This old topic is closed. If you want to reopen this topic, contact a moderator using the "Report Post" button.
Hi Simon

What is described there is the increase of damping of the driver's fundamental resonance by generating a negative output resistance (has also been discussed here in the damping factor thread).

Though the idea isn't bad at all I wouldn't call it MFB since the cone-motion is nowhere measured directly.

While the article isn't bad at all, I wonder why it is publiushed anyway, since another, quite similar article was already published not too long ago in the same magazine.


Hi Simon

I just found it:

Year: 1998
Month: November
page: 955
title: "Going lower"
Author: Russel Breeden

Although it isn't as detailed as the new article there is enough info for anyone "known in the art" to build such a thingie.

The principle by itself is quite old already, the oldest article mentioned I could find is the one by K.E. Stahl describing the ACE bass method.


MFB - Part 1/2

Hello Folks!

I think it's time for me to give a contribution of one more schematic for this forum.
I had one of these MFB speakers 25 years ago...Has I remember they have amazing bass.
Here is the schematic of this active speakers from Philips.

Jorge Santos


  • esquema1.jpg
    93.9 KB · Views: 1,674
Re: Re: Mfb

planet10 said:
can you expand this TLA for us

Elektor had a project long time ago. They attached a piezo element at the dust cover of the speaker. This sensor reacts on force (pressure). If it's attached at the speaker you will get acceleration as output signal.

Constant acceleration = constant sound pressure level.

The acceleration signal is feed back to a normal regulator (opamp + power amp).

I have tested this myself with a 5" wideband speaker, worked nicely. The sensor was a piezo element from a greeting card.

If you press your thumb on the element you will 50-100 V!

I started also a 12" project but didn't come so far....nothing has happened since 1987...
The one and only
Joined 2001
Paid Member
All these techniques have been around a long long time:

Microphone feedback

Accelerometer feedback

Dual voice coil feedback

Current sensing feedback

(Have I missed any?)

They all work, and they all have their limitations: specifically,
instability when applied for more than a few dB.

Microphone and current sensing are my favorites, but I
have to admit that I've enjoyed all of them at one time or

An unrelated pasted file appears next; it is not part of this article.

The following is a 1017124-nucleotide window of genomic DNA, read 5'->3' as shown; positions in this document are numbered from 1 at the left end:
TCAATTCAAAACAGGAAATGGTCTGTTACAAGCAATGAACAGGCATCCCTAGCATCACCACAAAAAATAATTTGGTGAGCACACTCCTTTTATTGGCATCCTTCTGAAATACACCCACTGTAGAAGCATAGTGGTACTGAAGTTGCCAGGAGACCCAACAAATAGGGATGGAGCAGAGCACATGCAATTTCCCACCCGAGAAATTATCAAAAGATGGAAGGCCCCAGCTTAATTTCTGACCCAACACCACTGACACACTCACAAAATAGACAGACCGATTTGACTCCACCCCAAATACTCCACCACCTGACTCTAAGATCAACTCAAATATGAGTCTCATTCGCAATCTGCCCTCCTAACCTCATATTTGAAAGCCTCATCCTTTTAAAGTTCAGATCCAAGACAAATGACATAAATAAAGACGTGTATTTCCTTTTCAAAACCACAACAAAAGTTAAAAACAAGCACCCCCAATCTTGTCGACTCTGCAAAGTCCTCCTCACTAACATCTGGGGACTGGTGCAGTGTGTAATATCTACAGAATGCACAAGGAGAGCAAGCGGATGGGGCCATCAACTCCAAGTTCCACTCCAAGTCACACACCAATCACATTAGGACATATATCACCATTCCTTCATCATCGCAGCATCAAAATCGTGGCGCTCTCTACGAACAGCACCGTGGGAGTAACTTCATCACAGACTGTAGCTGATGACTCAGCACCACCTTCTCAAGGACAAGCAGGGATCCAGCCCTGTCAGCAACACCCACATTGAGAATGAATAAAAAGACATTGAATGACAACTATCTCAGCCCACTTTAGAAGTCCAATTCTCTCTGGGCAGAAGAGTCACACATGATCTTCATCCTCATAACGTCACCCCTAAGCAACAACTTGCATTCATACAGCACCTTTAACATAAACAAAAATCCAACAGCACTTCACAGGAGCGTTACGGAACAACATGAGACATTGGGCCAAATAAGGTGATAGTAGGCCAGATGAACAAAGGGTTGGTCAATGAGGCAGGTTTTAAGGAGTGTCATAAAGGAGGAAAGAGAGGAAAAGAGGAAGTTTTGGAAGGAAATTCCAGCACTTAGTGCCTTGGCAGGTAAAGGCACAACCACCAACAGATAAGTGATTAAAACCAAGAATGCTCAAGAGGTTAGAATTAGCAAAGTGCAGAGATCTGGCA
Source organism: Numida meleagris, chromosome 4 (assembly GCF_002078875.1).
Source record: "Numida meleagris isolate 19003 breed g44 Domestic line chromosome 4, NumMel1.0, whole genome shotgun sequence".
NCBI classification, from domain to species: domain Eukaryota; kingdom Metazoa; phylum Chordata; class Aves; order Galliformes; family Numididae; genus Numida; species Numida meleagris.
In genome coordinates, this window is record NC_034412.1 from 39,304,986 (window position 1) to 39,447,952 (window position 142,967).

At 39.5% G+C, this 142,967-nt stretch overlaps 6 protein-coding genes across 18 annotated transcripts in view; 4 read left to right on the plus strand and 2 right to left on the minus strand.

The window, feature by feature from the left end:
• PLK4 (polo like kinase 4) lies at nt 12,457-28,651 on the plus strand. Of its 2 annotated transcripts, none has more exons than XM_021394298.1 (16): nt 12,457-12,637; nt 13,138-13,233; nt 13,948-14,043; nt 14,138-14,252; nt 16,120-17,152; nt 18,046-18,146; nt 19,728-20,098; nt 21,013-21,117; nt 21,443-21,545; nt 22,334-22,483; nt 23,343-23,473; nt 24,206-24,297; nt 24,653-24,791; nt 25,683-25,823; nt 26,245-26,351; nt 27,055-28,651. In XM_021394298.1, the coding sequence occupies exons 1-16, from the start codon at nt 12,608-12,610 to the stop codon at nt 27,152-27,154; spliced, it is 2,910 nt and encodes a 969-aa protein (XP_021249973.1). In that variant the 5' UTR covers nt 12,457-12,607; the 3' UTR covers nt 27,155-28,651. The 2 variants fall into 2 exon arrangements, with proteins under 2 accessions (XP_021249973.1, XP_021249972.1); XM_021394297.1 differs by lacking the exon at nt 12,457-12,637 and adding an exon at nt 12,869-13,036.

another. Of the bunch, the accelerometer technique is
the biggest pain in the butt.
I've got at least two or three of those old Philips speaker service manuals somewhere around the house. As I recall, they required specially made woofers. How applicable their circuits would be to DIY efforts is questionable. Again, from memory, they seemed more complicated than necessary.
You can also do a direct read from the cone with a tiny coil and magnet rig glued directly to the cone itself. Essentially, you're making a dual voice coil woofer where there was only one before. No huhu, Lulu. The nice thing is that since you don't need lotsa current, the coil or magnet can be quite small, hence low mass. Also, you're away from the driving coil, with its attendant EMF fields. Don't assume that what the voice coil is doing is an accurate reflection of what the cone is doing (although it's a whole lot better than no read at all).
I've still got it in mind to use the guts out of an old Grado cartridge attached to the back of the cone, but never seem to find the time.
The dedicated accelerometer chips are--or at least were a couple of years ago--frighteningly expensive. Maybe you guys have more money than I do, but when a chip costs more than $20, I start scratching my head and trying to figure out cheaper ways to do things, particularly when I'll be running twelve independent feedback loops. Ugh. I'd rather spend that money elsewhere.
Maybe the chip prices have come down. I haven't checked recently.
The piezos have a bit of a phase shift problem that you have to work around. The last design I saw used all pass filters to do the trick, but I've got a different strategy in mind. I promise to get to it right after I finish building the speakers I'm working on, a pair of Aleph-Xs, the line stage I've promised to drive the Aleph-Xs, the phono stage...

GIF, not JPEG.

If you scan a schematic for posting, increase the contrast so it only has 2 colours, not many shades like a picture, and then save and post it as a GIF file. It will be way smaller, or conversely you can make a much more detailed pic for the same 100K file size limit.

If we could only post Group 3 TIFF files... for line drawings they are *really* compact.

Reflected laser light

I wonder if you could make a setup that aims a small beam from one of those hand-held laser pointers onto part of the cone, presumably near the centre, and it reflects back off a white or shiny section to some kind of optical sensor. Maybe the further away the sensor is, the greater the beam deflection and so the greater the sensitivity. Just an idea...

This old topic is closed. If you want to reopen this topic, contact a moderator using the "Report Post" button.